THE SAOTI FINANCE LETTERS
Private equity, a recent financing option for businesses in sub-Saharan Africa, has been gaining remarkable traction over the past decade. This activity involves investment specialists providing equity funding and strategic advice to companies with a high growth potential then selling down their stake several years later at a capital gain. In sub-Saharan Africa, the private equity industry is made up of around 200 players of all sizes who, in 2014, raised $ 4.1 Bn in new investable funds* - essentially from international institutional investors. In 2014, private equity companies owned a pool of assets amounting to 0.12% of the GDP of sub-Saharan Africa** and deployed $ 7 Bn worth of new investments*** in the region.
Talking about the emergence of African economies has become in recent years a cliché of governments’ communication. It may be useful to go back to the basics of this notion to clarify its meaning and stay focused on evidence-based analysis.
The concept of emergence, made popular at the turn of the century, initially referred to certain capital markets and ended up being applied to whole economies, by extension.
The 2012 PISA* report has just been released by the OECD, a think tank of industrialized countries. This tri-annual study evaluates the competencies of youngsters at the end of their compulsory education (aged 15 to 16) in mathematics, reading and sciences. The last survey tested 510 000 students from 65 countries, 31 of which are non OECD members. PISA provides, among other things, a measurement of a country’s education system and makes it possible to compare it in time, with its own past performance, and space, with that of similar countries. It is an essential element in the toolkit of decision makers allowing them to run, in a pragmatic and transparent way, the evolution of the educational system in terms of performance, resources consumption and fairness from both a social or gender perspectives.
The Franc Zone (FZ) brings together France and 14 sub-Sahara African countries in a common monetary area. This institutional device (fixed exchange rate CFA Franc/ Euro, pooling of foreign exchange reserves and guaranteed convertibility between the two currencies) defines the backbone of a singular economic, legal and cultural space. The FZ was designed to enhance the macro-economic stability of its African members and promote economic growth, through low inflation rates and an attractive regime for foreign direct investment. Forty years on, has the Franc Zone met these expectations?
Driving through any city in sub-Sahara Africa provides immediate evidence of the pervasiveness of the informal economy (IE). From the ubiquitous street vendor to the domestic worker, from the large business under-reporting its employees to the craftsman working alone or with a handful of aides, the IE spans a broad array of situations. On average the IE accounts for 40% of the GDP and 60% of the non farm labor in Black Africa*.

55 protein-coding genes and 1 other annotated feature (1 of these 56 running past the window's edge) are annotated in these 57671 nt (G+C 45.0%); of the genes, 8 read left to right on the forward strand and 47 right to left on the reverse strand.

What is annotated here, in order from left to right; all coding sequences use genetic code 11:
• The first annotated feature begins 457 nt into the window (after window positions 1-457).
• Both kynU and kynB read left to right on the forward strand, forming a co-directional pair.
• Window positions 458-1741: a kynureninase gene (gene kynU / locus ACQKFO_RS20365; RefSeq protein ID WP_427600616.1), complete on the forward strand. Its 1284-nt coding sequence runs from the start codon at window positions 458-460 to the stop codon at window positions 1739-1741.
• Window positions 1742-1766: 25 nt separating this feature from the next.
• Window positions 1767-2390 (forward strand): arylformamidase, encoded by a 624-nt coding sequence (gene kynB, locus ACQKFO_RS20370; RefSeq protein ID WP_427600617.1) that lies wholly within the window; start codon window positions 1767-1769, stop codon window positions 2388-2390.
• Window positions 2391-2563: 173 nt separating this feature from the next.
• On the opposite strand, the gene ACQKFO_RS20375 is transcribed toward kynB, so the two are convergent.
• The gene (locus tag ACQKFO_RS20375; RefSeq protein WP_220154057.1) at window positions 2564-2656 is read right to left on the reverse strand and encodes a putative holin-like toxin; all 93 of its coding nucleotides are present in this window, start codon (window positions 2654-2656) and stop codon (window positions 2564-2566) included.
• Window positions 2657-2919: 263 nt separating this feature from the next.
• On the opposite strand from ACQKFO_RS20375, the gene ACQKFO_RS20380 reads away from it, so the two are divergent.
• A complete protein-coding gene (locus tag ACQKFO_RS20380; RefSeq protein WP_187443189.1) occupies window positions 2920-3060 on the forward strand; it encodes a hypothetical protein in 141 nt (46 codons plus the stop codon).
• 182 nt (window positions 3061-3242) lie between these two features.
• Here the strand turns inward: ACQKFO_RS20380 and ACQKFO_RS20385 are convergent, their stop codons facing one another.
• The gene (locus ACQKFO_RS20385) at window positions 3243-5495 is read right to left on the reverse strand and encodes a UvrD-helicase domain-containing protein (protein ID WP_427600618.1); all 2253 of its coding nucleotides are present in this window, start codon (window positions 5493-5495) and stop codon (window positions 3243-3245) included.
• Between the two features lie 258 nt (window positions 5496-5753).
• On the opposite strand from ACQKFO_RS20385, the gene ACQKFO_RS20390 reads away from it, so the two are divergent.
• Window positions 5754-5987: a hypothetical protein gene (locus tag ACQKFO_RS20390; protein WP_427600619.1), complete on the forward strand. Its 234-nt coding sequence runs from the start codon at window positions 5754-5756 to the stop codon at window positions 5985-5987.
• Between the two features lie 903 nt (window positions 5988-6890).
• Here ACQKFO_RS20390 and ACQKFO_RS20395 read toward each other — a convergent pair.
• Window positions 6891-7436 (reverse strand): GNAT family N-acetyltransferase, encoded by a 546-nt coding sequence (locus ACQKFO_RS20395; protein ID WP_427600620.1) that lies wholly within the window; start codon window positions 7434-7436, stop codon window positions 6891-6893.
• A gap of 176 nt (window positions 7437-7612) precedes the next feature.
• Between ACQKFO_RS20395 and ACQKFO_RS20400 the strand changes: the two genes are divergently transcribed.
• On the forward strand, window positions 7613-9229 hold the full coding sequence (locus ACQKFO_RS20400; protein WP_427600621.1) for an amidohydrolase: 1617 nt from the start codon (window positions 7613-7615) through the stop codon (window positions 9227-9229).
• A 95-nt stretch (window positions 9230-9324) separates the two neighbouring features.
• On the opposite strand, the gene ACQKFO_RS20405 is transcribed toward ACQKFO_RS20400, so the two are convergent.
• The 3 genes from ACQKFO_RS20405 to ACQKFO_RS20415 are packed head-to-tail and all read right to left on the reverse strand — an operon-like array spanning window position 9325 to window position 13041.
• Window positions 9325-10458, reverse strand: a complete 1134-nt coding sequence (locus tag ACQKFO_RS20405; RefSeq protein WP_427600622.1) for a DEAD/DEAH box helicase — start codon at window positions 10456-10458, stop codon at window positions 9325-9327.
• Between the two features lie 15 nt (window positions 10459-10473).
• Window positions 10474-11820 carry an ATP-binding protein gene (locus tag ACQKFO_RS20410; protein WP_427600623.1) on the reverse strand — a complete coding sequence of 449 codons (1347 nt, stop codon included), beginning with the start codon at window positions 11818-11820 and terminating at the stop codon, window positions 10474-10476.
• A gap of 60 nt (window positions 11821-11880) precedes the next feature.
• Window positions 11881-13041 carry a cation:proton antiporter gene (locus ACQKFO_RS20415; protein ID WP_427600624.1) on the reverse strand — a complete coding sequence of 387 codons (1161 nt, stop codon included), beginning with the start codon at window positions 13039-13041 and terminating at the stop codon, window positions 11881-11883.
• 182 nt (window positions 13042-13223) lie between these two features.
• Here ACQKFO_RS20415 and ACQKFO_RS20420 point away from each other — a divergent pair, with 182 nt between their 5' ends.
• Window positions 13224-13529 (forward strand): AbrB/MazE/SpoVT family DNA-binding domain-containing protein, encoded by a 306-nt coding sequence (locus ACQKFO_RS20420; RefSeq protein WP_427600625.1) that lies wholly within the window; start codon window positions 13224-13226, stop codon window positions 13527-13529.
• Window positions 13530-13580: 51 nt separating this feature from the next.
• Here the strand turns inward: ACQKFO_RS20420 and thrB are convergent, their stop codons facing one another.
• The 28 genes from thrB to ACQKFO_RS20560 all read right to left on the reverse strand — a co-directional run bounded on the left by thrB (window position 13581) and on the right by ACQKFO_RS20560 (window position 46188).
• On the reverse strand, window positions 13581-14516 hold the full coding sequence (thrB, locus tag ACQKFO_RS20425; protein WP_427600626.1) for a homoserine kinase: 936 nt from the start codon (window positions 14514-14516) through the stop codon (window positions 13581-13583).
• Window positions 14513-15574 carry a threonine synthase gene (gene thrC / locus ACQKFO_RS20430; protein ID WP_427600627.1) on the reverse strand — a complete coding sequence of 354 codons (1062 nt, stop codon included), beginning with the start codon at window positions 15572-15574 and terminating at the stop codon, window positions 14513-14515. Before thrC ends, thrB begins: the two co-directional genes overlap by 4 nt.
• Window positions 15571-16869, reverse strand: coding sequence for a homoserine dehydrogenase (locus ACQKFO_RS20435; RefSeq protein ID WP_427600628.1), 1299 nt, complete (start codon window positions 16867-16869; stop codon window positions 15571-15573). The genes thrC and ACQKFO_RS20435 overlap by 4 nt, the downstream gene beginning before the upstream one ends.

Can today’s Africa produce manufactured goods for exports? Can the continent become tomorrow one of the world’s manufacturing hubs and then move on to secure a position as an industrial powerhouse in its own right?
Sawa Shoes started answering these questions since the company opened for business in 2009.The founding idea was to build a brand of fashion sportswear shoes, 100% “made in Africa”, which would be sold in the developed world while retaining value creation on the continent. Hence, the shoes are designed and produced by a workforce of 100 people in Cameroon, West Africa, using raw materials sourced locally as well as from other African countries. The company has experienced rapid growth and its shoes are now available at trendy stores in London, Berlin, Paris, Barcelona, New York, San Francisco, Hong Kong and Tokyo.
From 2001 to 2007, year of the outbreak of the global financial crisis, the Greek economy grew by 4.3% on annual average, more than 1% above the Eurozone average growth rate. However, this growth, led by private consumption and infrastructure projects largely funded by the European Union, proved unsustainable over time.
Essentially, from 2001 to 2010, Greece compounded a budget deficit of 9% of GDP p.a. with a current account deficit of the same magnitude*. Shielded by its Euro membership, the country initially found it easy to finance these twin deficits by borrowing on the international capital markets. Unfortunately, the 2008 recession drove lenders to reassess the credit risk of a country combining fundamental structural weaknesses (poor productivity and macro-economic management in a fixed exchange rate regime) with a massive debt burden of 160% of GDP.